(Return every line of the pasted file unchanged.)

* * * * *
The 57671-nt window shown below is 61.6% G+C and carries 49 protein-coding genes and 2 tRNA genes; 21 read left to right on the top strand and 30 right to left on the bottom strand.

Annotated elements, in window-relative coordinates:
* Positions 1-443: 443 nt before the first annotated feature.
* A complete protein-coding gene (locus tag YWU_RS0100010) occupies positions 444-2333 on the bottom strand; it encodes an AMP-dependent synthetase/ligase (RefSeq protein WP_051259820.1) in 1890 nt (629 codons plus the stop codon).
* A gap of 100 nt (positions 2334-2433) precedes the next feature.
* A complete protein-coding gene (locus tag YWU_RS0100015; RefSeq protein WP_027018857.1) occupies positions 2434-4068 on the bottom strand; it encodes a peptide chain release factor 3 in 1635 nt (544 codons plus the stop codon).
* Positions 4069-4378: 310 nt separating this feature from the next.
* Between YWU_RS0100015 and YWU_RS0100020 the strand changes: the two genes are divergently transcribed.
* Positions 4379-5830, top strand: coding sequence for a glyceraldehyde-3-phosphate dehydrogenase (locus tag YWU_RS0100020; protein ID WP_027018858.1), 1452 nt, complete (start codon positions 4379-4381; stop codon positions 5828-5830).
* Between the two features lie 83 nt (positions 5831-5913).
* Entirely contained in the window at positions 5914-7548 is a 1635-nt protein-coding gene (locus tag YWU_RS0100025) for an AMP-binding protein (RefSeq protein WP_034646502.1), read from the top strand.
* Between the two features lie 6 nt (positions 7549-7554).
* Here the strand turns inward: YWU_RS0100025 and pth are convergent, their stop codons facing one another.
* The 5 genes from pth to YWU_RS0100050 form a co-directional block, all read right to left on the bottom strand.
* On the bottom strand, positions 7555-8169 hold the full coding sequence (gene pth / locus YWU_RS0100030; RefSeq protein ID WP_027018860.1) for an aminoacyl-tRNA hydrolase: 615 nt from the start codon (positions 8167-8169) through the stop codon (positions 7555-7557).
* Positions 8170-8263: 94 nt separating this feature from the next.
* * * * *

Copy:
The 57671-nt window shown below is 61.6% G+C and carries 49 protein-coding genes and 2 tRNA genes; 21 read left to right on the top strand and 30 right to left on the bottom strand.

Annotated elements, in window-relative coordinates:
* Positions 1-443: 443 nt before the first annotated feature.
* A complete protein-coding gene (locus tag YWU_RS0100010) occupies positions 444-2333 on the bottom strand; it encodes an AMP-dependent synthetase/ligase (RefSeq protein WP_051259820.1) in 1890 nt (629 codons plus the stop codon).
* A gap of 100 nt (positions 2334-2433) precedes the next feature.
* A complete protein-coding gene (locus tag YWU_RS0100015; RefSeq protein WP_027018857.1) occupies positions 2434-4068 on the bottom strand; it encodes a peptide chain release factor 3 in 1635 nt (544 codons plus the stop codon).
* Positions 4069-4378: 310 nt separating this feature from the next.
* Between YWU_RS0100015 and YWU_RS0100020 the strand changes: the two genes are divergently transcribed.
* Positions 4379-5830, top strand: coding sequence for a glyceraldehyde-3-phosphate dehydrogenase (locus tag YWU_RS0100020; protein ID WP_027018858.1), 1452 nt, complete (start codon positions 4379-4381; stop codon positions 5828-5830).
* Between the two features lie 83 nt (positions 5831-5913).
* Entirely contained in the window at positions 5914-7548 is a 1635-nt protein-coding gene (locus tag YWU_RS0100025) for an AMP-binding protein (RefSeq protein WP_034646502.1), read from the top strand.
* Between the two features lie 6 nt (positions 7549-7554).
* Here the strand turns inward: YWU_RS0100025 and pth are convergent, their stop codons facing one another.
* The 5 genes from pth to YWU_RS0100050 form a co-directional block, all read right to left on the bottom strand.
* On the bottom strand, positions 7555-8169 hold the full coding sequence (gene pth / locus YWU_RS0100030; RefSeq protein ID WP_027018860.1) for an aminoacyl-tRNA hydrolase: 615 nt from the start codon (positions 8167-8169) through the stop codon (positions 7555-7557).
* Positions 8170-8263: 94 nt separating this feature from the next.